Monday morning, October 2, 2006, a gunman entered a one-room Amish
school in Nickel Mines, Pennsylvania. In front of twenty-five horrified
pupils—15 boys and 25 girls— thirty-two-year-old Charles Roberts
ordered the boys and the teacher to leave. After tying the legs of the
remaining girls, Roberts prepared to execute them with an automatic
rifle and 400 rounds of ammunition that he brought along. The oldest
hostage, a thirteen-year-old, begged Roberts to "shoot me first and
let the little ones go." Refusing her offer, he opened fire on all
of them, killing five and leaving the others critically wounded. He then
shot himself as police stormed the building. His motivation? "I'm
angry at God for taking my little daughter," he told the children
before the massacre.
After the shooting, the media rapidly turned its attention from the
tragic events to the extraordinary forgiveness demonstrated by the Amish
community. Reporters repeatedly contacted the authors, who teach at
small colleges with Anabaptist roots and have published books on the
Amish, after the shootings to interpret this subculture. This book
contains the answers to the questions why—and how—did they forgive?
Its authors present a compelling study of Amish grace. After describing
the heartbreaking attack and its aftermath, they establish that five
centuries of Anabaptist tradition and a firm belief that the New
Testament requires it has embedded forgiveness in their culture. The
community's acts of forgiveness weren’t isolated decisions by saintly
individuals but instead reflect the sect’s heritage and deep faith.
The authors carefully distinguish between forgiveness, pardon and
reconciliation, as well as analyze the complexities of mainstream
America's response and the extent to which the Amish example can be
Though the crime—shooting innocent schoolchildren in a one-room
schoolhouse—was shockingly vicious, even more shocking, virtually
incredible, was where it happened, in the heart of Pennsylvania's Amish
country, commonly associated with bucolic tranquility, not gun violence.
Amish Grace tells the incredible story of this community's
reaction to this senseless shooting and explores its profoundly
countercultural practice of forgiveness.
The outside world was gravely taken aback by the Amish response of
forgiveness. Some in the media criticized the Amish as naive and
hypocritical since they shun members of their own community for
disobeying the laws of their church. But most journalists simply
couldn't understand the Amish concept of forgiveness as unmerited gift.
How could they forgive humanly embodied evil?
The story captured the attention of broadcast and print media both in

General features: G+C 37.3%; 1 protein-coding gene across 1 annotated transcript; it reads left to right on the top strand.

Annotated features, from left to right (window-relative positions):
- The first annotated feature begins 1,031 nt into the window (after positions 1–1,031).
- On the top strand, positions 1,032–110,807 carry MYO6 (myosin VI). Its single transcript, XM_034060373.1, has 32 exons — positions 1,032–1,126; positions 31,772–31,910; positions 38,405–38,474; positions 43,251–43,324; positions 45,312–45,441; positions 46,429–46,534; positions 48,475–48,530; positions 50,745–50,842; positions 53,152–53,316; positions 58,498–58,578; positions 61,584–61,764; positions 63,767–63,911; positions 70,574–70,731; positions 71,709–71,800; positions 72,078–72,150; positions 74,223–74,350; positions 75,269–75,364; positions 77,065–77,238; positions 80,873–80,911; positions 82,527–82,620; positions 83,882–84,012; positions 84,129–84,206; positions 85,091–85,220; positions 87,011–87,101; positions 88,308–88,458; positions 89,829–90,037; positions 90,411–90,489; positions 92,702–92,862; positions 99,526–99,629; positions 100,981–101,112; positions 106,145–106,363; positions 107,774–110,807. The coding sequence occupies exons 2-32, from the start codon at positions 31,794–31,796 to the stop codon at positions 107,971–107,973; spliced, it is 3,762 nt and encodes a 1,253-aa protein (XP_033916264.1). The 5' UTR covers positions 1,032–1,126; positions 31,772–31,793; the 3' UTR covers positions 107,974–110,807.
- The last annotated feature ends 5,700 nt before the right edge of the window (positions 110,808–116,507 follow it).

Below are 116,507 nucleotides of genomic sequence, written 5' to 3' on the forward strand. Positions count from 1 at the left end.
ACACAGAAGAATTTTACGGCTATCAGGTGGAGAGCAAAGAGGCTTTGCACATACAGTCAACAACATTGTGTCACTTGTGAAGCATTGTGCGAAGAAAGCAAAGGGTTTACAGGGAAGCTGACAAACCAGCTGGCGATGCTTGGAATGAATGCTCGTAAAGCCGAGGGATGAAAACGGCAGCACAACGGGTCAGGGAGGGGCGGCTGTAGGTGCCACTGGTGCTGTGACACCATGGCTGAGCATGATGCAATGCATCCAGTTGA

this country and around the world. By Tuesday morning nearly 50
television crews had set up camp in the small village of Nickel Mines,
staying for five days until the burials of the killer and his victims.
With the blood barely dry on the schoolhouse floor, Amish parents
brought words of forgiveness to the Roberts family. Fresh from the
funerals where they had buried their own children, grieving Amish
families accounted for half of the 75 people who attended the killer's
burial. Roberts' widow was deeply moved by their presence as Amish
families greeted her and her three children. The forgiveness went beyond
talk and graveside presence since the Amish also supported a fund for
the shooter's family.
Forgiveness, in fact, eclipsed the tragic story, trumping the
violence, itself. Three weeks after the shooting, "Amish
forgiveness" had appeared in 2,900 news stories worldwide and on
534,000 web sites.
At times difficult to read, this anguished and devastating account of
a national tragedy and a hopeful, life-affirming lesson in how to live
is itself a marvel of grace. Amish Grace explores the many
questions this story raises about the religious beliefs and habits that
led the Amish to forgive so quickly. It looks at the ties between
forgiveness and membership in a cloistered communal society and ask if
Amish practices parallel or diverge from other religious and secular
notions of forgiveness. It also addresses the matter of why forgiveness
David L. Weaver-Zercher, Ph.D., associate professor of American
religious history at Messiah College, has published books on Amish life
that explore outsiders' fascination with and perceptions of the Amish.
He will speak for a half hour, beginning at 1 P.M. in our Meetinghouse,
with a half hour question and answer session to follow.